The Memorial Cup's website noted that the Storm have earned themselves a semifinal game by earning their first win early..
“You’re guaranteed an extra game now,” said Rychel, a Columbus Blue Jackets first round draft pick who led the OHL in playoff scoring. “You can kind of relax a little bit and you’re not chasing the eight ball.”
The win marks the first victory for the OHL Champion Guelph Storm in their last eight MasterCard Memorial Cup games dating back to 2002 when they were the host team before going winless in the 2004 event in Kelowna.
“I thought we were a little bit nervous at first and weren’t skating as well as we can,” said Guelph Storm Head Coach Scott Walker. “I will say I liked the resilience of the bench, we weren’t getting frustrated. We were sticking to the game plan.”
While the Storm took advantage of their man advantages going 2-for-3 on the power play, the Oil Kings would finish 0-for-5.
“We gave up two power play goals and we didn’t score on the power play, so special teams really let us down,” said Edmonton Oil Kings Head Coach Derek Laxdal. “We have to figure that out pretty quick here.”
While the Storm have a day off before they face QMJHL Champion Val-d’Or Foreurs on Monday, the Oil Kings have less than 24 hours to regroup as they take on the host London Knights with both clubs aiming for their first win on Sunday at 7:00pm EDT on Sportsnet.
The Guelph Mercury's Tony Saxon spoke bluntly about the game in a blog entry...
Sometimes you're good, sometimes you're lucky.
A botched clearing attempt that bounced off Kerby Rychel and into the Edmonton net at 7:40 of the second period tied the game, then a beautiful top-shelf wrist shot by Brock McGinn stood up as the winner as the Storm opened their Memorial Cup play with a win Saturday afternoon.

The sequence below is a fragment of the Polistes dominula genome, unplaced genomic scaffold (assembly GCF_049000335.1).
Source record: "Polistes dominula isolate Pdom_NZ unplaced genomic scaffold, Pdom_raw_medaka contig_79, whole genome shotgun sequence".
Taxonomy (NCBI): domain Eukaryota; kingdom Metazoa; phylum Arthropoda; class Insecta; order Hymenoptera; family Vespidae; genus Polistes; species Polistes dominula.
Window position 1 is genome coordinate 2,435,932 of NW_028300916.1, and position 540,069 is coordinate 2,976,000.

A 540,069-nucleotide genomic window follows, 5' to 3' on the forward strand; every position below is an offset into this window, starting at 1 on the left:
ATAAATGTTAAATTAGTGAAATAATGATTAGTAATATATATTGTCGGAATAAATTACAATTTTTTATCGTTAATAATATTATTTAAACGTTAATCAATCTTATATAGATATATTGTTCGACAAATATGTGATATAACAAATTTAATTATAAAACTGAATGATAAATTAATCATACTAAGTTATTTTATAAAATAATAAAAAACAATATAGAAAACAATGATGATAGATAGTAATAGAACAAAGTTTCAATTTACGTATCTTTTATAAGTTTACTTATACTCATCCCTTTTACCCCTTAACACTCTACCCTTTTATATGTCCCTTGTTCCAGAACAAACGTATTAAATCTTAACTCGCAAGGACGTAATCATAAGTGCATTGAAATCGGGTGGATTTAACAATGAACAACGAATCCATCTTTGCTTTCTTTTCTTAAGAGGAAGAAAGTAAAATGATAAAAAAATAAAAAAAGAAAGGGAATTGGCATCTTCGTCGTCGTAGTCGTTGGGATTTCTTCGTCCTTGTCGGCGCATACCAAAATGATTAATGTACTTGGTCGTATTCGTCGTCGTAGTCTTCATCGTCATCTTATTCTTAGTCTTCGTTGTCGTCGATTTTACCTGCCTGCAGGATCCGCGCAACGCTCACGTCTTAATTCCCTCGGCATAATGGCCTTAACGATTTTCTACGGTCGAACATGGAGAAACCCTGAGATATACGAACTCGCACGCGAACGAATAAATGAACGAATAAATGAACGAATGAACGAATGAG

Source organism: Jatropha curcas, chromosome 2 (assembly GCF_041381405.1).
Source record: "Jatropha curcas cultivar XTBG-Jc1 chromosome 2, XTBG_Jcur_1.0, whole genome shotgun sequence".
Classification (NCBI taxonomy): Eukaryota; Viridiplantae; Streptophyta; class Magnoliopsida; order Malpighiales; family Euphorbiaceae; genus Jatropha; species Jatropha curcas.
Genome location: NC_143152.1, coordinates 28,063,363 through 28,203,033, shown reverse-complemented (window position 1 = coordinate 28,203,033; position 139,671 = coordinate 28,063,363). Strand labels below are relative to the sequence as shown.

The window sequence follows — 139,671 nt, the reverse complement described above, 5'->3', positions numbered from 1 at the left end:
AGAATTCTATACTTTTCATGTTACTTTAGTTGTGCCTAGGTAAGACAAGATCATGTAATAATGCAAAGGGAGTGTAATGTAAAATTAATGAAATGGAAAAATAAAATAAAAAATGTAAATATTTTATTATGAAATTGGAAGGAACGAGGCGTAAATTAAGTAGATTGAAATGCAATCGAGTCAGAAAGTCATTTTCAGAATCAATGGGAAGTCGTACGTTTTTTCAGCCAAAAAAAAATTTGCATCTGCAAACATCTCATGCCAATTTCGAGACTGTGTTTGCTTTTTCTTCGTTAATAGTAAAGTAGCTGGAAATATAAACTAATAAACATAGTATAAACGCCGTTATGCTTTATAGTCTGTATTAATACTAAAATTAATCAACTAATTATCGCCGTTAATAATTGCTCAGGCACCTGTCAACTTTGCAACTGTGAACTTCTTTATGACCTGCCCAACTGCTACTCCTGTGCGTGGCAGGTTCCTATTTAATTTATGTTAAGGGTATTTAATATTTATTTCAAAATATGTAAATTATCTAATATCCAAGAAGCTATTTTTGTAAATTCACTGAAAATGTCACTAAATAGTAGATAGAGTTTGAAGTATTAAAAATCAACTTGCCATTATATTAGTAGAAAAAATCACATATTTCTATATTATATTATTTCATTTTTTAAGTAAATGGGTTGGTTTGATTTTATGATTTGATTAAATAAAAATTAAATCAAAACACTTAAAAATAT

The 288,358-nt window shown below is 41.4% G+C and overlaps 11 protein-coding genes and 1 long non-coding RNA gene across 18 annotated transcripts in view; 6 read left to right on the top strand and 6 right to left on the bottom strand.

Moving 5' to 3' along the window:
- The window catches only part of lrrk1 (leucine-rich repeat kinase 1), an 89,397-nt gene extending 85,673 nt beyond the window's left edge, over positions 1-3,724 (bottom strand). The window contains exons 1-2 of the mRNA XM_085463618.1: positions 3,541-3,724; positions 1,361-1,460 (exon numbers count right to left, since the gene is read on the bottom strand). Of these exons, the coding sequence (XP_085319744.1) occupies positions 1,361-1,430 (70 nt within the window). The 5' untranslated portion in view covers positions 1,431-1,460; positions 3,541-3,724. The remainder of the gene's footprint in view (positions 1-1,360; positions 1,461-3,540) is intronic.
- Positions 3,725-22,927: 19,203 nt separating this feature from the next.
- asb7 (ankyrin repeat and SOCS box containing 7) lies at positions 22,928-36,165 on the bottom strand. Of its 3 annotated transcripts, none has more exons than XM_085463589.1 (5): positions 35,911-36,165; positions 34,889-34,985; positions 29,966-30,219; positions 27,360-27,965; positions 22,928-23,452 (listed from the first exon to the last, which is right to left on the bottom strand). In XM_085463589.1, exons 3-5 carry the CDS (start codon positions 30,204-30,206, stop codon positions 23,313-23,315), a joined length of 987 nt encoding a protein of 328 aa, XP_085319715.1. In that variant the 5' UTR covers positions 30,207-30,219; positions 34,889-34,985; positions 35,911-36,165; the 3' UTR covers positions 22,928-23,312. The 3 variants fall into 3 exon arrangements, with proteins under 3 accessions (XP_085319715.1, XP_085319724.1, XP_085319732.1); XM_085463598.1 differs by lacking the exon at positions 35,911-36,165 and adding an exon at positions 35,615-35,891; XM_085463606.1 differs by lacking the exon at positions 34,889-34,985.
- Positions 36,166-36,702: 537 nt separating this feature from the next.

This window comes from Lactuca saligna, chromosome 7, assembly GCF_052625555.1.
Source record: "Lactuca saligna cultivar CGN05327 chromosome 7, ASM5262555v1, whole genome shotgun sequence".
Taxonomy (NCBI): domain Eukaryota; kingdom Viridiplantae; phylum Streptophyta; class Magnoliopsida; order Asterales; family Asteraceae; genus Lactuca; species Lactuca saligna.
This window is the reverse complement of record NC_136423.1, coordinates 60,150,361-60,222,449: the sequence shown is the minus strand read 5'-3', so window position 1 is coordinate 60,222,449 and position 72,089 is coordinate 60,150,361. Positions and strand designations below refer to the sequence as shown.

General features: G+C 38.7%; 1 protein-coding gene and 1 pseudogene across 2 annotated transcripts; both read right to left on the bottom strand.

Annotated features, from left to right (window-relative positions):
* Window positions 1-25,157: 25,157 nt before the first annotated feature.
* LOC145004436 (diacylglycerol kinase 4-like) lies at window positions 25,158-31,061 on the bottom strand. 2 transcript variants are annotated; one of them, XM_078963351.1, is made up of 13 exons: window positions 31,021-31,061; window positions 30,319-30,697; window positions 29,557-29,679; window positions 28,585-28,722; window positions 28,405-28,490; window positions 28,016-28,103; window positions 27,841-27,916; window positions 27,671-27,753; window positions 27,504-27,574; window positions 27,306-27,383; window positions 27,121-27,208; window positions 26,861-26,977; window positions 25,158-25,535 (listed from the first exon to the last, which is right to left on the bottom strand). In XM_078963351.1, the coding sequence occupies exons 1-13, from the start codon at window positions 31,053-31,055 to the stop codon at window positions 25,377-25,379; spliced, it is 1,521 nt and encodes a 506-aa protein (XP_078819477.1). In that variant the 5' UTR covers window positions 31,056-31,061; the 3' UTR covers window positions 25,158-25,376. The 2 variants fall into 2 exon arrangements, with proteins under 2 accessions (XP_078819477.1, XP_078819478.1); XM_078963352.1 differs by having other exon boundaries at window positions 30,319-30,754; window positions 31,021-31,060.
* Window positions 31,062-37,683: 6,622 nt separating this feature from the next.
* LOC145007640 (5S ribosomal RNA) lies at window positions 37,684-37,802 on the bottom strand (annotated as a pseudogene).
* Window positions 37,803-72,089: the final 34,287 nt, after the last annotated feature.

Rychel had two goals, Tyler Bertuzzi had two insurance goals in the third.
Justin Nichols survived a brutal softy early in the second and rebounded to have a solid game, making 37 saves.
The third line had a great game. Ryan Horvat set the tone early with a scrap and the Storm didn't back down physically all night.
Edmonton goaltender Tristan Jarry was average. Henrik Samuelsson relatively invisible. Without your best players playing well, it's hard to win at this level.
And he spoke to the Storm's third line in his recap:
Tyler Bertuzzi iced the win with a pair of third-period goals.
"It was tough getting down by one, but we just battled," Bertuzzi said.
Guelph matched Edmonton's physicality early on and got a huge game from the third line of Bertuzzi, Pius Suter and Ryan Horvat.
"We're a physical team as well. We don't feel we should shy away from any team," McGinn said. "We just go out there and hit them back."
Horvat got the bench on its feet with an early first-period fight with Edmonton's Blake Orban.
"I thought after Horvat's fight he really got into the game and the puck started following him. Bert's goal (to make it 4-2) was the one that gave us some breathing room," Storm coach Scott Walker said.
The London Free Press's Morris Dalla Costa's "Spirit of the Thing" article offered quite the assertion...
Here are the certifiable facts after Day 2 of the 2014 Memorial Cup.
The Guelph Storm are the team to beat in the tournament.
After Sunday when the London Knights and the Edmonton Oil Kings play, one of those two teams will be on life support.
The good news if you're the Knights? It appears if you shoot the puck against the Oil Kings, you will score.